By Katherine Mueller, IFRC
Family and home. Two words which are generally connected to feeling safe and loved. A cocoon of sorts to turn to when life bombards you with challenges. But what happens when that very safe haven is the one casting you aside?
That was the reality for hundreds of young men and women who volunteered to be part of the fight against Ebola when no one else was willing. Time and time again, they were ostracized, even kicked out of their family home and communities. “Many people were stigmatizing us, doing many things, calling us names. But we are volunteers, that is our job,” says Kemoh Amara, member of a Sierra Leone Red Cross Society safe and dignified burial team in Kailahun district.
The 23-year-old was part of the first team to be trained on how to bury Ebola’s dead in a manner that would keep himself, his family, and his community, safe. The decision was not well received by his family.
“I was driven from my residence. I could not touch any one of my relatives. Until the sickness minimized in the country, my family would not accept me back home,” he says. “I was scared and attempted to see them, but they were afraid of me. In my own heart, they were still my family but they abandoned me because of the work that I was doing.”
It was a heart-wrenching decision for any mother to have to make. Kemoh’s mother made it out of love for her family. “It was very difficult to ask my son to go out from the home. But he was touching dead bodies, and you can never tell if he was the dangerous one,” explains Hawaedison Amara, Kemoh’s mother. “Maybe he would get Ebola and if he came back home, maybe he would contaminate the rest of the family.”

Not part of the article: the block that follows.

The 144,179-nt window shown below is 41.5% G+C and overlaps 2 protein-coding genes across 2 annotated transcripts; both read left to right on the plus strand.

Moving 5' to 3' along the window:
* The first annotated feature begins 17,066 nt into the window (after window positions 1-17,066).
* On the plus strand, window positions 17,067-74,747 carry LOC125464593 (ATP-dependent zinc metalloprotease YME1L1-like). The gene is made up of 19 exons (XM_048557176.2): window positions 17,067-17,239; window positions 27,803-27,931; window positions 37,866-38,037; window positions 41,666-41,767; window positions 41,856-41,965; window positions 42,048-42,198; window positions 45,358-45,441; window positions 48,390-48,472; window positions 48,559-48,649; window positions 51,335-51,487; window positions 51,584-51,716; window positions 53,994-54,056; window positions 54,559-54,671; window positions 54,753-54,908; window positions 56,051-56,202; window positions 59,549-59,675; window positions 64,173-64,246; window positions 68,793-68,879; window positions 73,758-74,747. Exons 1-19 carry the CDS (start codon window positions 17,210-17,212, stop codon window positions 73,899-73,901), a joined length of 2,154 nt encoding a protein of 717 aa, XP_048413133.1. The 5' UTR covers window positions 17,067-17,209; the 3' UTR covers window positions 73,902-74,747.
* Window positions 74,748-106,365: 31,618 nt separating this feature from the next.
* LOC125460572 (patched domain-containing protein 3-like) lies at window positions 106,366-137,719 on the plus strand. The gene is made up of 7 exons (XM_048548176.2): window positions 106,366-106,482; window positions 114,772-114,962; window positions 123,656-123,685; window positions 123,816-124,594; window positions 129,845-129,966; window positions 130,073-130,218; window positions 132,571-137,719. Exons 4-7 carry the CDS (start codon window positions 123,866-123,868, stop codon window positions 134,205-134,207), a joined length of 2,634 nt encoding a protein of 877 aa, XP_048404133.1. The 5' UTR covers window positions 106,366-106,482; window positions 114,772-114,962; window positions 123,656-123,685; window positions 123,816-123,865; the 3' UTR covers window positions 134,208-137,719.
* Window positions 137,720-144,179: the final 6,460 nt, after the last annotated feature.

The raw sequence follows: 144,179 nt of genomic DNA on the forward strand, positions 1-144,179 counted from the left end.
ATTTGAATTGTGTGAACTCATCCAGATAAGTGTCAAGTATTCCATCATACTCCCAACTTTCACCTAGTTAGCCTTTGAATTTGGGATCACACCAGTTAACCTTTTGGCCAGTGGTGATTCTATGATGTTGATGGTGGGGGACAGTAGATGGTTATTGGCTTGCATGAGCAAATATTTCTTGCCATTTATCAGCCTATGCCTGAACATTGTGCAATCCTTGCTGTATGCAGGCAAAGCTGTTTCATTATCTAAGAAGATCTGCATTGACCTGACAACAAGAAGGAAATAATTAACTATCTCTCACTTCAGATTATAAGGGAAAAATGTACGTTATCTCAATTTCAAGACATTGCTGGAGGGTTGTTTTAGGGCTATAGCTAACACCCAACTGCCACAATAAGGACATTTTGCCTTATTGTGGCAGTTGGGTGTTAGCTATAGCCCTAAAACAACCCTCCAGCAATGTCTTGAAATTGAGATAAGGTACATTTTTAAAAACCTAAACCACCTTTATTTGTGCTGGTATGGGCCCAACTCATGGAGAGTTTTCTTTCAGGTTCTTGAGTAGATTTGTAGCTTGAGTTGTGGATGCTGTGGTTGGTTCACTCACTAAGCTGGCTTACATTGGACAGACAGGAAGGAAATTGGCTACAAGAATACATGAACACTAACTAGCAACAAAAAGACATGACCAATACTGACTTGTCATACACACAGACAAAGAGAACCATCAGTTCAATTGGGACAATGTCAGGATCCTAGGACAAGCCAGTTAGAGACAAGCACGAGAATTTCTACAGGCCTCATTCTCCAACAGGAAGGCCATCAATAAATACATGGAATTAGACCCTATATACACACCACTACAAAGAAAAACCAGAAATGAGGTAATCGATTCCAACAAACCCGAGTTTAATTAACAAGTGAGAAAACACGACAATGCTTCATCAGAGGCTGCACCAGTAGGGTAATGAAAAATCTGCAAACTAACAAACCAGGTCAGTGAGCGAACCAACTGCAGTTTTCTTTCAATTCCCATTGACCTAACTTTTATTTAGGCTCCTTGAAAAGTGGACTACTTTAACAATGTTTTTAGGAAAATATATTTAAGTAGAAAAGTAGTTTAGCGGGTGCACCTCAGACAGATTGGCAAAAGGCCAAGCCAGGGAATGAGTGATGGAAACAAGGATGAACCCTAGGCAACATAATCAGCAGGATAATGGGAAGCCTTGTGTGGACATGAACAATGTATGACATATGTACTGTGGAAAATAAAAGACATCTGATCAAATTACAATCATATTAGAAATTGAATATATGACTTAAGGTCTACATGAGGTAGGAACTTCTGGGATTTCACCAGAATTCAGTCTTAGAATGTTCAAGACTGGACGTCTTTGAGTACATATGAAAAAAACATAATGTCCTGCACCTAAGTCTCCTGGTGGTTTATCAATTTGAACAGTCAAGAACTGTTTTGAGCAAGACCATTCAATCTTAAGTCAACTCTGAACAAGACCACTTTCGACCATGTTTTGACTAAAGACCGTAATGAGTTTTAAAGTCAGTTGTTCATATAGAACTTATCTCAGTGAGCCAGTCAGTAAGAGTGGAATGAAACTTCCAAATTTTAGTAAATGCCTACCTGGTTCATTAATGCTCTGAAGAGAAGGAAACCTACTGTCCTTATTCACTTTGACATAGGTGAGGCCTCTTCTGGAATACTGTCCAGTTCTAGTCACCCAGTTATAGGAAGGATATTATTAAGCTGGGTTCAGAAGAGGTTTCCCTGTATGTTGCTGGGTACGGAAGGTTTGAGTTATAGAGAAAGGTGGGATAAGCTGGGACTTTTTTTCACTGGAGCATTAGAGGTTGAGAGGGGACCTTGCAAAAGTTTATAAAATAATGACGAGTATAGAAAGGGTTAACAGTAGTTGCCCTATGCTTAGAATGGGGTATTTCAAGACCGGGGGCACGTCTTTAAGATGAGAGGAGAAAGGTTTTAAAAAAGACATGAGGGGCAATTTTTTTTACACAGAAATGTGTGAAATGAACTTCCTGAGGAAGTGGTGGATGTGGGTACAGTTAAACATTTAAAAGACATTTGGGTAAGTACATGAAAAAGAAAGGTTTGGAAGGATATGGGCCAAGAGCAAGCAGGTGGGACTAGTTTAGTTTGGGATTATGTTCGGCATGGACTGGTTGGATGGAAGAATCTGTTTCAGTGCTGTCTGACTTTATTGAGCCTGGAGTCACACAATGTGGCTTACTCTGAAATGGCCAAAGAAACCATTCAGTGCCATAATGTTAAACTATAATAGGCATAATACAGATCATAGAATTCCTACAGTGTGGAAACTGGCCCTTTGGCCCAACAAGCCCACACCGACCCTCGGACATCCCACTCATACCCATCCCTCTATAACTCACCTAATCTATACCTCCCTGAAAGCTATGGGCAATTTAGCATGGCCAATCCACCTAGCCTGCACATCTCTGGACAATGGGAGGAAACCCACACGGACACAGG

Kemoh’s story is not unique in that he was joined by other burial team members who were told not to come home until the outbreak was over, or whose money was not accepted at market. There were so many, the Red Cross rented houses in which the teams could live. The Red Cross also dispatched other teams of volunteers, beneficiary communicators and social mobilizers to visit communities and help them understand how Ebola is transmitted, and perhaps most importantly, that if their loved one is not showing symptoms, he or she is not contagious.
It was following one of these such visits that Kemoh’s mother had a change of heart.
“Because of the teachings by the Red Cross on how to stay safe from Ebola, I thought it was okay for my son to return home. I called him and said, ‘please come back home and let us all stay together. If you happen to get Ebola, okay, it is God’s will’. He came back.”
The family is living together again, and the stigma Kemoh faced is subsiding. People again call him by his name and not ‘Burial Man’. And if Ebola returns? “If Ebola ever comes back and my son wants to take part in the burial activities again, I will not stop him,” says Hawaedison. “I would just say go ahead because he has been trained on how to put on the protective equipment, and he knows how to handle someone with Ebola.”
The Red Cross has joined with UNDP to support 800 burial team volunteers in Sierra Leone as they reintegrate into their families and communities. The volunteers can choose from vocational training, business skills development, or education. Psychosocial support is also being provided to those feeling the effects of being stigmatized.